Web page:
March 26, 2014; Los Angeles Times
Led by quarterback Kain Colter, Northwestern University football players have won a huge labor organizing victory with the decision of the regional National Labor Relations Board that the players qualify as employees of the university and therefore can legally form a union. If the players now go through the process, the Northwestern University football team would be the first college athletes’ union in the nation.
It may be fitting that the NLRB gave the union green light to a football team nicknamed the “Wildcats.” At Northwestern, university administrators have pledged to appeal regional director Paul Ohr’s decision to the full NLRB in Washington, and then, if necessary, probably to the federal courts. To them, the Wildcats must seem like the Wobblies.
Colter’s College Athletes Players Association, helped throughout the process by the United Steelworkers, argues that the scholarships that the players get are the equivalent of payments to laborers—albeit chintzy, given the enormous profitability of college football. The university counters that the scholarships don’t equate to payments for the players’ labor, but are rather grants that pay for their education as student-athletes.
The implications are enormous.
- Timing. There’s little chance that Northwestern University is going to change its stance and give up its opposition to the players’ right to organize. If it did, the entire National Collegiate Athletic Association (NCAA), not a party to the proceedings but certainly highly interested, would be down the college’s throat. The result is that due to potential university appeals and potential litigation, this won’t be finalized for years, and Colter and his purple-uniformed colleagues aren’t going to be the beneficiaries. That makes their position quite admirable: They did this not because they would benefit, but because future “student-athletes” would.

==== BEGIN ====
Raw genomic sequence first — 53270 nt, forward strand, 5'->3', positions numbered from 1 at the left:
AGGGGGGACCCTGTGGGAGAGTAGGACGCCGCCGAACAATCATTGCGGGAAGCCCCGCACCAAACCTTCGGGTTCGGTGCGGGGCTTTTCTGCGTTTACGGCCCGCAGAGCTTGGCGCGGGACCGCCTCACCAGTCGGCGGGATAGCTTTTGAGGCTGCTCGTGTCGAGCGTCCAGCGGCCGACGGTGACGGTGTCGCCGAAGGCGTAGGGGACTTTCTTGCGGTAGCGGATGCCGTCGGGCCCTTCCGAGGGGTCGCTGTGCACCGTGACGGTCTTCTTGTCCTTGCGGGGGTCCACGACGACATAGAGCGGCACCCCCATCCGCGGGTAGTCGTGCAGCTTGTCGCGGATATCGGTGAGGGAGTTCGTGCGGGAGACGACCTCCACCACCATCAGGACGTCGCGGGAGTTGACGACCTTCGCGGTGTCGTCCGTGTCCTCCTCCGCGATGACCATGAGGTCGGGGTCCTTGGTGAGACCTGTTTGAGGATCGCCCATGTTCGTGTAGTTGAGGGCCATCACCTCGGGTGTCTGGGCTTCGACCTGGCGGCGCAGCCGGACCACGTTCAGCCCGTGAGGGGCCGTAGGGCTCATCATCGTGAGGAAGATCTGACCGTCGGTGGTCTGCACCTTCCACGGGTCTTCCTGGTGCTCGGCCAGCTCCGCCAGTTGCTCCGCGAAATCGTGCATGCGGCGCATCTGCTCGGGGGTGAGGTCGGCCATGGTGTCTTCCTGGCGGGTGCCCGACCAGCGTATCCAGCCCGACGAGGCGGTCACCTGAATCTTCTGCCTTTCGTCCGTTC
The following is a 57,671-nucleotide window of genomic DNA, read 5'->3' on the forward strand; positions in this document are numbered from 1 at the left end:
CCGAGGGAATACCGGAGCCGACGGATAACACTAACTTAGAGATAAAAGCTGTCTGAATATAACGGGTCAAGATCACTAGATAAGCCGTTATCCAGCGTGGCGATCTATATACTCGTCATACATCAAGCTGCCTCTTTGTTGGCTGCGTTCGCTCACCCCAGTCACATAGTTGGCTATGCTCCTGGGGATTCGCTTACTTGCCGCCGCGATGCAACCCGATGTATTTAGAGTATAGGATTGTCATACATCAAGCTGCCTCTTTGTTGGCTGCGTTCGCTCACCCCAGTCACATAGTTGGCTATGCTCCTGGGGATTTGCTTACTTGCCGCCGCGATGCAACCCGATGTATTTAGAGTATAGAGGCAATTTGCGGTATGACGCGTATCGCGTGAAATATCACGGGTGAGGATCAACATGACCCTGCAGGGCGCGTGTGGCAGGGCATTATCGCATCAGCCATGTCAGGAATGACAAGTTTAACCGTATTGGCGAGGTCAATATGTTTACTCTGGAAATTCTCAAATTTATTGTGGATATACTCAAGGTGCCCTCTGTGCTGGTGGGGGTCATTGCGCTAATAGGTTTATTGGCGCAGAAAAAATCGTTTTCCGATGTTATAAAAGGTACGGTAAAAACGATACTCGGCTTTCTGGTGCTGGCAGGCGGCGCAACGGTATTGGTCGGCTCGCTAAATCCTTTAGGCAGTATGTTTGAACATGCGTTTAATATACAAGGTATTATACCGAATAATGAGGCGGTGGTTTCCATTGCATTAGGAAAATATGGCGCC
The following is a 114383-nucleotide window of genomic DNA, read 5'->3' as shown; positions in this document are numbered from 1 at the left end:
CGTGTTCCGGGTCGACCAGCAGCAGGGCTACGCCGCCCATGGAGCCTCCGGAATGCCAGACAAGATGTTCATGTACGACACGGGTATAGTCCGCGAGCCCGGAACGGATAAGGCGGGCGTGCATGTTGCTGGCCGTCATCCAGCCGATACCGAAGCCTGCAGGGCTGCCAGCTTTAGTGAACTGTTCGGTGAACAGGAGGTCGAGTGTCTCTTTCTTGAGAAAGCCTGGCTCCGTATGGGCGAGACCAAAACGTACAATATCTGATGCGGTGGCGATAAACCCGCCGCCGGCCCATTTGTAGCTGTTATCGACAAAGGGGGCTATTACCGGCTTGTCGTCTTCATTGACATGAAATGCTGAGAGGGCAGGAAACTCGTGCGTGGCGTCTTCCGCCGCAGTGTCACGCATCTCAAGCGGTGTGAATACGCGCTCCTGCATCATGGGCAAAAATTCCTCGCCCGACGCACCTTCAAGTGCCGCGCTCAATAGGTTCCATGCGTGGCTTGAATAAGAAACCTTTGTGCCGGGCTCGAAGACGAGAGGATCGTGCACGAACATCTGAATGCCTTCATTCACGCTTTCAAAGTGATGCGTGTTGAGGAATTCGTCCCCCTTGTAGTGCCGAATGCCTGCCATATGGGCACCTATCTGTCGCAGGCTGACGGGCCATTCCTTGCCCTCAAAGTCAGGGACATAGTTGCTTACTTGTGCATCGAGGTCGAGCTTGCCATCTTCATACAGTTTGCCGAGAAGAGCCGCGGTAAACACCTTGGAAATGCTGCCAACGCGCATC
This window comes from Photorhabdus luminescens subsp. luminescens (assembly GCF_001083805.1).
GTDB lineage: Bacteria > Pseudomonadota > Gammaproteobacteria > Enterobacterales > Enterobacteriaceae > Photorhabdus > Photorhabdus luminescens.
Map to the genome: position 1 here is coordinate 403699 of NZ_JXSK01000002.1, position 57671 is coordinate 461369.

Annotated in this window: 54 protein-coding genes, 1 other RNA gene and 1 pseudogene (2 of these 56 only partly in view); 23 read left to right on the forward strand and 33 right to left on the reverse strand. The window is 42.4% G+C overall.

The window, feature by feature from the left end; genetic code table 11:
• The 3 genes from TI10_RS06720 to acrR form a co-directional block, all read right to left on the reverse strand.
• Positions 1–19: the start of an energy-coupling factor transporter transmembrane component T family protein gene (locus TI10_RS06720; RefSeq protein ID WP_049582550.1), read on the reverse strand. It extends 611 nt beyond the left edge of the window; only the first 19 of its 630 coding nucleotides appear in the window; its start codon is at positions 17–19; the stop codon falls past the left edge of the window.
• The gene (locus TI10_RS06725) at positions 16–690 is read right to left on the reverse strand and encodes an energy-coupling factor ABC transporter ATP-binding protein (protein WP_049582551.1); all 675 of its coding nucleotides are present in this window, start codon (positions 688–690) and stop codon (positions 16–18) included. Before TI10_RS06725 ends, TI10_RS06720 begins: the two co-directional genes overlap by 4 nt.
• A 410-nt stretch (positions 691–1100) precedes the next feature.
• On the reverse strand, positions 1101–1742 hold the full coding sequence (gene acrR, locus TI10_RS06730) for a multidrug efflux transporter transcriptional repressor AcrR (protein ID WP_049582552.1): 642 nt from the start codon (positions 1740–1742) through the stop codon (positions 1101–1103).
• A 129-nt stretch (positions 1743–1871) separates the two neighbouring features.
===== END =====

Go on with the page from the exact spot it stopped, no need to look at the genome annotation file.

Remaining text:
- Business: The case in point might be about Northwestern University, but the decision potentially affects the entire structure of “student-athletics” in private universities (the NLRB doesn’t have jurisdiction over public universities). The NCAA gets it, and reacted quickly.
“We frequently hear from student-athletes, across all sports, that they participate to enhance their overall college experience and for the love of their sport, not to be paid,” NCAA chief legal officer Donald Remy said in a statement. “While improvements need to be made, we do not need to completely throw away a system that has helped literally millions of students over the past decade alone attend college…We want student-athletes—99 percent of whom will never make it to the professional leagues—focused on what matters most—finding success in the classroom, on the field and in life.”
The idea that college sports isn’t a big business has just about no traction anywhere. A devastating scholarly piece by civil rights historian Taylor Branch published in 2011 is just one among scores of comprehensive demolitions of the “not-business” argument. The facts are pretty clear. College football in particular is a huge revenue source, generating well over $30 billion in revenues since 2000, more than the cumulative revenues of the next four highest earning college sports (basketball, soccer, baseball, and softball).